In game after game, comic book after comic book, manga after manga, there they are: characters with glasses. And Japan is totally gaga for them.
Of course, glasses fetishism is not unique to Japan as it's widespread in the West as well. Universally, glasses represent intelligence as well as authority, giving rise to stock characters in popular culture like the brainy geek or the school teacher. Take Sarah Palin, who was able to elicit a certain degree of glasses fetishism during her vice-presidency bid with reporters inquiring what type of glasses she wore.
Yet the connection between Japan and glasses is strong. In fact, the type of glasses Palin wore were made in Japan and designed by Kazuo Kawasaki, a Japanese industrial designer. John Lennon's glasses? They were also made by a Japanese designer, Hakusan. Japan didn't invent glasses (thank the Europeans for that) and didn't get its first pair until Francis Xavier brought them from Spain in the 16th century, but the country was a quick study and has since mastered the craft. Spectacles are embedded into the Japanese subconscious, becoming not only a trope, but an object of desire themselves.
In Japan, they're called "meganekko" or "girl with glasses". The meganekko is a stock character in Japanese animation and games. According to Patrick W. Galbraith, a PhD candidate at the University of Tokyo, nobody quite knows when the first "girl with glasses" entered the Japanese pop culture zeitgeist. "Glasses were kind of was always around, like the animal ears in Tezuka Osamu manga, and slowly took on special meanings," says Galbraith. In Japan, glasses have different meanings for both male and female characters.
When male characters wear glasses, says Galbraith, they are a dominant character. They are in control. But, when a female character wears glasses, it can also means she is shy or a wallflower. "If the female character takes off the glasses, however, she tends to be stunningly beautiful," adds Galbraith. "This is straight out of shojo manga, which provides many of the archetypes for contemporary otaku fetish characters." The construct exists in the West as well, but it occurs in a higher degree in Japan. The reason for that is simple: glasses are shorthand - a cheat sheet, if you will. Gamers or anime viewers can look at a meganekko and immediately size-up the character. There are already embedded connotations, making characterization "easy". According to Galbraith, "This might have to do with the large casts of characters, the need to distinguish characters easily with a relatively rudimentary set of tools, the relative dependence on still images and the need to make them visually interesting."
Of course, there is the same "hot teacher" connotations that exist abroad, as evident in the video game character Bayonetta. The character's glasses were present from the earliest stages of design as Platinum Games were formulating her personality, Bayonetta game designer Hideki Kamiya tells Kotaku. "I felt they were necessary for accentuating the appeal of an intelligent, noble, mature woman." Her glasses, Kamiya continues, make up an important part of her allure. "For instance, let's say you're in high school, and there is a new teacher on staff," says Kamiya. "Everyone can understand hoping for an extremely beautiful, sexy female teacher in glasses, right? Same thing with Bayonetta and her glasses." The character design is universal, which might be why the title (and Platinum Games) continue to find success in Japan and abroad.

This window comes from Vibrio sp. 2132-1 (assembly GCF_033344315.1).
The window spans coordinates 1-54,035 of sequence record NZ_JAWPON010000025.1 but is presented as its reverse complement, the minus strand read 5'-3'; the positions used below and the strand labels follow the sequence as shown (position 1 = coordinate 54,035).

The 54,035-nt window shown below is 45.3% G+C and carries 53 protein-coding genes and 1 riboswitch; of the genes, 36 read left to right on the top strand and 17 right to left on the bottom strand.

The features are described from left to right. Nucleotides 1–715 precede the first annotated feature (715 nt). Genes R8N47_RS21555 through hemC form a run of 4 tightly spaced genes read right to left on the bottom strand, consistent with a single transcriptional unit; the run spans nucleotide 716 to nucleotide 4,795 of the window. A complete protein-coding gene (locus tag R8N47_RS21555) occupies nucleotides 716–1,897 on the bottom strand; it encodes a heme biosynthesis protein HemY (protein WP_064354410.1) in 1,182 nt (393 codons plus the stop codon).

There is something distinctively Japanese in how glasses are fetishized, however. Sure, it could be the fact that pin-up models not only often appear in wearing glasses, but wearing glasses while in, for example, swimwear. The notion that one would logically remove glasses while wearing a bikini goes out the door, because it's not only the model's body that is the object attention, but her face - namely, her eyes. She is a girl with glasses, a feminine four-eyes. Maganekko.
Japan even has a "glasses idol", 23 year-old Ami Tokito. The idea that Japan has a glasses idol is hardly unusual, considering there have been a retro game idol, a computer idol and, yes, even a natto idol. Dubbed a "megadol" by fans, Tokito sings pop songs, appears in pin-up pics and cosplays, scoring a fair amount of success in Japan and singing in video games like Rhythm Heaven. Whether she's wearing a bikini or dressed up as Miku Hatsune, one thing that's always constant: she's wearing glasses. The glasses that made her famous, however, are a prop. Tokito's publicly admitted that her specs are "datemegane" or "glasses for show". The model started wearing them to protect her eyes from camera flashes during photoshots, and in highly competitive world of Japanese pin-ups, they ended up being her selling point.
The fact that Tokito doesn't actually need the glasses are besides the point. She's just one of many celebrities with good vision who wear glasses. Glasses are an accessory, and there are even countless speciality shops throughout Japan that specialize only in datemegame, offering customers frames and lenses with UV coating.
Glasses now fall in the realm of moé, explains famed game and character designer Akiman, known for his work on Final Final and Street Fighter II. Moé, of course, is slang used to describe the warm, fuzzy feeling otaku get from characters, situations, costumes, etc. As illustrator Noizi Ito told me, there's no real way to define moé because it's different things for different people. But for many Japanese otaku, glasses (and the girls that wear them) are definitely moé. And glasses-wearing characters, like Mari Illustrious Makinami were brought in to otaku-friendly franchises to capitalize on meganekko appeal.